What to Truly Expect When Traveling Albania
What we loved…
True acceptance of each other
It is so refreshing, especially in this day and age, to spend time in a place where everyone seems to truly accept each other, or at least minds their own business. I never expected that traveling Albania would be where I found a “let everyone live their own lives and practice their own religions without judgement” mentality, but I sure did! And no, it’s not because they lack diversity. Albanians are suni, bektashi, roman catholic, eastern orthodox, etc. They represent religions that often hate each other. But not in Albania. Perhaps it’s because until very recently they were oppressed by a crazy dictator. They were held down and told how to live their lives for so long, that that they will never dictate or try to force their beliefs on anyone else ever again. They are newly free, and free of judgement, and they plan to keep it that way.
I have never experienced such welcoming hospitality as I experienced when traveling Albania. Locals aren’t just excited that you’re traveling in their country, they want to take you in and let you experience Albanian culture. Just about every grandma and grandpa in Albania run a guesthouse. In other words, they have all opened up their own homes to the few lucky travelers that make their way to Albania. Out hosts never just rented us a room, they welcomed us into their home and let us into their culture. We were fed countless amazing home cooked meals and given even more glasses of home brewed wine and rakija (aka brandy). We even had an Instagram follower insist on taking us around and teaching us about Albania. Why? Because he’s proud to be Albanian and wants people to see all that his beautiful country has to offer.
I’ll be honest, before I went there, I had no idea where Albania was. I might have guessed the middle east??? But really, it’s on the stunning Adriatic! I clearly knew nothing about it. When we started researching, we kept coming across amazing pictures of Albania, but very little information other than fellow travelers warning about how difficult it is to get around in Albania. So we did what we do best, head for the unknown. I’m not really sure what I expected, but I definitely did not expect to be “wowed” day in and day out by Albania. Yes, traveling Albania can be hard, unless you have your own wheels. Thanks to Renault Eurodrive, we had the open road to ourselves. From stunning mountainous landscape to beautiful beaches and unique historical landmarks to unmatched hospitality, delicious food, and strong brandy, Albania is a travelers dream!
What we didn’t love…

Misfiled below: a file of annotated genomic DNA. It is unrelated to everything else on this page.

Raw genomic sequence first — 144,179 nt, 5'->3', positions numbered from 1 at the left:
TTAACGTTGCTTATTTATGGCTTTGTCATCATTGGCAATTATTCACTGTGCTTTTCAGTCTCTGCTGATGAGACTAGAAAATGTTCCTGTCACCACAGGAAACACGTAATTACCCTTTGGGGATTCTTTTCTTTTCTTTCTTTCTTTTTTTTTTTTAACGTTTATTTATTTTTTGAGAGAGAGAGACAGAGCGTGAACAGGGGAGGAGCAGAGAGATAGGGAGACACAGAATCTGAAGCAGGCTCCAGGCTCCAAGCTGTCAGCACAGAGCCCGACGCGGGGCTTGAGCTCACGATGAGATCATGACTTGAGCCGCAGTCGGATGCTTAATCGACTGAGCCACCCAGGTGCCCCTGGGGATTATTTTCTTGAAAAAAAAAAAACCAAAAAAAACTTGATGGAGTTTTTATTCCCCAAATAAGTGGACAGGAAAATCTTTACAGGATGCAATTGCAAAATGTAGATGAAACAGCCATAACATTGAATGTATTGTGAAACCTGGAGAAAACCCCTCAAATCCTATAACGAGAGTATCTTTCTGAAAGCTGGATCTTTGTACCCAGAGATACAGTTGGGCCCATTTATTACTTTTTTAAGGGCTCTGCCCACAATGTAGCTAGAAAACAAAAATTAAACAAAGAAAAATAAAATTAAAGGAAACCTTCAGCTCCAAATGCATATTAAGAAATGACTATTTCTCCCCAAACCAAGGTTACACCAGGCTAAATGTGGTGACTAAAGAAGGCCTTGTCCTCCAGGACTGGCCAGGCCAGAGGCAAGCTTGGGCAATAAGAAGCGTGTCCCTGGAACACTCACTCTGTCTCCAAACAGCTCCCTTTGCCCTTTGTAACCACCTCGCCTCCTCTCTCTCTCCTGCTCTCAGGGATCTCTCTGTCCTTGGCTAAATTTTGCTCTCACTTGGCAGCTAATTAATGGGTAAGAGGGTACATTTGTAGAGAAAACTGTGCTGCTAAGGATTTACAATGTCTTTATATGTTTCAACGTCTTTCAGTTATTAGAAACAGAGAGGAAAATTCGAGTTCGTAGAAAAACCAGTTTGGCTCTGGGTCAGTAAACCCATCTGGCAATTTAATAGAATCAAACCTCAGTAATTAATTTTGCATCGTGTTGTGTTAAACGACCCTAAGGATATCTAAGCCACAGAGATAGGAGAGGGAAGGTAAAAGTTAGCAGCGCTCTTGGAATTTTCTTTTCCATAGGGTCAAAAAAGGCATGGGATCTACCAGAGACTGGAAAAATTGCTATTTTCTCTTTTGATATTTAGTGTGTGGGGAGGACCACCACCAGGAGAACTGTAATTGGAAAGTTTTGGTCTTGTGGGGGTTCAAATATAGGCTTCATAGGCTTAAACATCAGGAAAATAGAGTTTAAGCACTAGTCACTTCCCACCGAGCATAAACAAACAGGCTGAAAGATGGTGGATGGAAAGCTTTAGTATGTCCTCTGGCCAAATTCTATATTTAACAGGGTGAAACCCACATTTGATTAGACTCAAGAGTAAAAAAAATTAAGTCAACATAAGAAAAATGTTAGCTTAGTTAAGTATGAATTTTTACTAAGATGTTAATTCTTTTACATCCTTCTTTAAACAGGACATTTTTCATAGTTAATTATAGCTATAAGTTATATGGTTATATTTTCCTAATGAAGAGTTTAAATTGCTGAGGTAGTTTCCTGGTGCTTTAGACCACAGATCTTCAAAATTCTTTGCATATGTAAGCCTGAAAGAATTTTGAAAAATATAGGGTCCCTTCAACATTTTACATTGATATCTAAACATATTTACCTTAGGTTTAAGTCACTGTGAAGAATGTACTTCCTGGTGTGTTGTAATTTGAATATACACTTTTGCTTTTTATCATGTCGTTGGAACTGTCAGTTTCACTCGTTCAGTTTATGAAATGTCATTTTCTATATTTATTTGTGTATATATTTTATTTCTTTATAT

Hard to Get Around
As we mentioned above, Albania is not the easiest country in the world to get around. They simply don’t have a public transportation system in place or tourist infrastructure. That being said, it’s not impossible. Determined travelers do it. My personal suggestion would be to self drive Albania though. The roads are in decent shape, there’s no traffic outside of Tirana, and the countryside is beautiful.
If you are on a tour of the Balkans, most rental car companies do not allow you to take a car across the Albanian border. We had no problems taking our leased car from Montenegro to Albania and then on to Macedonia because the car is in our name. We did have to buy Albanian insurance, but that was super easy and cheap to do at the border crossing – so no worries there. So, if you’re depending on public transportation, you might find yourself in a bit of a nightmare, but road tripping Albania is awesome! Just remember Google Maps is new to Albania, so double check with locals and/or consult an old school map.
Albania has so much neat history and the accompanying historical landmarks to go with it. The problem is, they are a poor country, and yet to cash in on tourism bucks. Traveling Albania, you’ll realize many of the awesome landmarks are in a state of disarray. From crumbling castles to flooded ancient ruins, their points of interest are definitely in need of a face lift. This is sad because it makes it harder to enjoy these awesome sites. Plus, if they don’t do something about it now, their historical landmarks might go beyond repair.
Like I said before, Albania was under communist rule until the 90’s. Their country was left in disarray. Many Albanians had already fled to neighboring countries in search of jobs and opportunity. While the country is slowly picking themselves back up, there is still little opportunity. High unemployment rates, lack of government assistance, money with little value, etc is all pretty depressing to think about. To end this on a positive note, why don’t you spend your next vacation on the cheapest part of the Adriatic? This will help boost tourism and the economy!!!